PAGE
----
John Siracusa > Rose-DB-Object-0.811 > Rose::DB::Object

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Module Version: 0.811   Source  

NAME ^

Rose::DB::Object - Extensible, high performance object-relational mapper (ORM).

SYNOPSIS ^

  ## For an informal overview of Rose::DB::Object, please
  ## see the Rose::DB::Object::Tutorial documentation.  The
  ## reference documentation follows.

  ## First, set up your Rose::DB data sources, otherwise you
  ## won't be able to connect to the database at all.  See 
  ## the Rose::DB documentation for more information.  For
  ## a quick start, see the Rose::DB::Tutorial documentation.

  ##
  ## Create classes - two possible approaches:
  ##

  #
  # 1. Automatic configuration
  #

  package Category;
  use base qw(Rose::DB::Object);
  __PACKAGE__->meta->setup
  (
    table => 'categories',
    auto  => 1,
  );

  ...

  package Price;
  use base qw(Rose::DB::Object);
  __PACKAGE__->meta->setup
  (
    table => 'prices',
    auto  => 1,
  );

  ...

  package Product;
  use base qw(Rose::DB::Object);
  __PACKAGE__->meta->setup
  (
    table => 'products',
    auto  => 1,
  );

  #
  # 2. Manual configuration
  #

  package Category;

  use base qw(Rose::DB::Object);

  __PACKAGE__->meta->setup
  (
    table => 'categories',

    columns =>
    [
      id          => { type => 'int', primary_key => 1 },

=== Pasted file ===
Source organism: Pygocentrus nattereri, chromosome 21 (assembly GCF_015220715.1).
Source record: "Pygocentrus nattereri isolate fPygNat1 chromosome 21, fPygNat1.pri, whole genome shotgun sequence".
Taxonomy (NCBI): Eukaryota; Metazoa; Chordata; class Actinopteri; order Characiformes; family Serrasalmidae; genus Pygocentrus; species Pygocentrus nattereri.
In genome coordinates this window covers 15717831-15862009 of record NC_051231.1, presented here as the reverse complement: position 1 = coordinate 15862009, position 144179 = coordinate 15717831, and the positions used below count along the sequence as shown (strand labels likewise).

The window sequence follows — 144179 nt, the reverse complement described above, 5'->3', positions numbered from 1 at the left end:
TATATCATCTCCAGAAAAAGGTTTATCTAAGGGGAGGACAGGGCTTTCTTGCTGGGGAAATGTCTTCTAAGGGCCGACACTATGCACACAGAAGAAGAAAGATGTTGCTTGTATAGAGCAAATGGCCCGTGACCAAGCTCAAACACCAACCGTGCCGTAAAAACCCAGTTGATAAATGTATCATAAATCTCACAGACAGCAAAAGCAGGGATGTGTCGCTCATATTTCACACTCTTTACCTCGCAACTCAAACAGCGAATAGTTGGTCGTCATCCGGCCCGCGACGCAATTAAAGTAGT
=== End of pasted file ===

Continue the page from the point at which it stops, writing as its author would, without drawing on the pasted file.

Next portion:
name        => { type => 'varchar', length => 255 },
      description => { type => 'text' },
    ],

    unique_key => 'name',
  );

  ...

  package Price;

  use base qw(Rose::DB::Object);

  __PACKAGE__->meta->setup
  (
    table => 'prices',

    columns =>
    [
      id         => { type => 'int', primary_key => 1 },
      price      => { type => 'decimal' },
      region     => { type => 'char', length => 3 },
      product_id => { type => 'int' }
    ],

    unique_key => [ 'product_id', 'region' ],
  );

  ...

  package Product;

  use base qw(Rose::DB::Object);

  __PACKAGE__->meta->setup
  (
    table => 'products',

    columns =>
    [
      id          => { type => 'int', primary_key => 1 },
      name        => { type => 'varchar', length => 255 },
      description => { type => 'text' },
      category_id => { type => 'int' },

      status => 
      {
        type      => 'varchar', 
        check_in  => [ 'active', 'inactive' ],
        default   => 'inactive',
      },

      start_date  => { type => 'datetime' },
      end_date    => { type => 'datetime' },

      date_created     => { type => 'timestamp', default => 'now' },  
      last_modified    => { type => 'timestamp', default => 'now' },
    ],

    unique_key => 'name',

    foreign_keys =>
    [
      category =>
      {
        class       => 'Category',
        key_columns => { category_id => 'id' },
      },
    ],

    relationships =>
    [
      prices =>
      {
        type       => 'one to many',
        class      => 'Price',
        column_map => { id => 'product_id' },
      },
    ],
  );

  ...

  #
  # Example usage
  #

  $product = Product->new(id          => 123,
                          name        => 'GameCube',
                          status      => 'active',
                          start_date  => '11/5/2001',